“Why does sexual obsession so suit the medium of painting? Why does paint make lust eloquent?”
This tricky question was posed by John Berger, art critic and host of the superb BBC series Ways of Seeing. In attempting to answer the question, Berger singled out Titian as someone who intuitively understood that when a paint hue is based on the natural pigmentation of human beings, it triggers our biological reflexes and our sexual imagination.
The woman in Titian’s Venus with a Mirror oozes with desirability. It’s not the nudity, it’s the paint. Color can be very sensual.
She is looking over her shoulder and acknowledging her reflection in the mirror by placing her left hand on the center of her chest. Does she feel attractive? How important is feeling attractive to female sexual desire?
Two cupids attend to her because she is Venus, the mythological goddess of love and beauty. One cupid holds a mirror, while the other reaches to crown her with a garland of myrtle. To create the woman’s pose, Titian added the impression of movement to an ancient statue that he admired, but his Venus isn’t cold as stone. He put so much red pigment in her flesh tones, we sense the blood flowing through her veins.
Titian liked to say a good artist needs only three paint colors: black, white, and red. He was exaggerating, but not by much. His triple portrait of Pope Paul III and his succession-minded grandsons proves his point.
Titian painted more than two dozen portraits of Venus, but only the canvas hanging in the National Gallery of Art in Washington D.C. was completed entirely by his own hand, without the aid of studio assistants.
A tour de force of brushwork hiding in plain sight
X-radiographs reveal he painted the Washington picture of Venus over an older picture — a portrait of a man and woman standing side by side. The artist rotated the canvas 90 degrees and left the fur coat of the male figure exposed, to reconfigure the garment into the wine-colored robe that now hugs Venus’s hips.
This painting was one of a marching band of portraits lined up in Titian’s business-like workshop. Each canvas advertised a popular theme, such as The Penitent Magdalene — the portrait of a young woman fasting in the desert wearing nothing but her long, voluptuously disheveled hair. When asked how a starving woman could be in such robust health, Titian replied with a twinkle that perhaps this was the first day of her fast.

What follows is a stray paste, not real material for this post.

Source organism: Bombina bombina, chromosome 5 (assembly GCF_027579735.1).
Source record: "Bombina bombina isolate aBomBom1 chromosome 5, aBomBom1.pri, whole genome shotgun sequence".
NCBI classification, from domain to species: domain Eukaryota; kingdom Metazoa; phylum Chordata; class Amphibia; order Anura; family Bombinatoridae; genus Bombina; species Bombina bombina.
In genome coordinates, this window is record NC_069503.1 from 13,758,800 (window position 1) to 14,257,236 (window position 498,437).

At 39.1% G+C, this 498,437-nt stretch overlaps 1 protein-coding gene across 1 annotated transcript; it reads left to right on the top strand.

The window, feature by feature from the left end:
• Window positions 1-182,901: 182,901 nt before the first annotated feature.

Color conveys the flesh’s lament
Tiziano Vecellio (Titian) was born in a small mountain town in the Italian Dolomites. As a boy, it’s said he made colors from berry juice and flowers to paint a portrait on the side of a house. No word on how his parents reacted to this escapade, but when Titian was ten years old he was sent to live with his aunt and uncle in Venice.
He must have had prodigious talent because a few years later he entered the workshop of Giovanni Bellini, the most prominent painter in Venice. Bellini’s network included Giorgio Barbarelli da Castelfranco (Giorgione), a former student ten years older than Titian. Giorgione encouraged the lad’s predilection for sensuous pigments and the illusion of movement.
Giorgione was already a cult figure among young aristocrats who considered themselves the intellectual vanguard of Venice. He was the first local painter to be admired because his paintings looked unlike the work of other artists.
A fundamental painting in his catalogue is The Old Woman, a portrait that is one of the most startling and engaging images of the Italian Renaissance.
This woman — who may or may not be Giorgione’s mother — has thinning gray hair and weathered skin. She wears a pretty shawl that covers part of her blouse. Age makes her gentle expression hard to read. Is she tired? Sad? Trying to smile?
Like Venus, she places her hand on the center of her chest, but now the gesture registers differently. Giorgione tucked a note in her sleeve to send us a gentle reminder about growing older: Col Tempo (With Time). Tell me about it.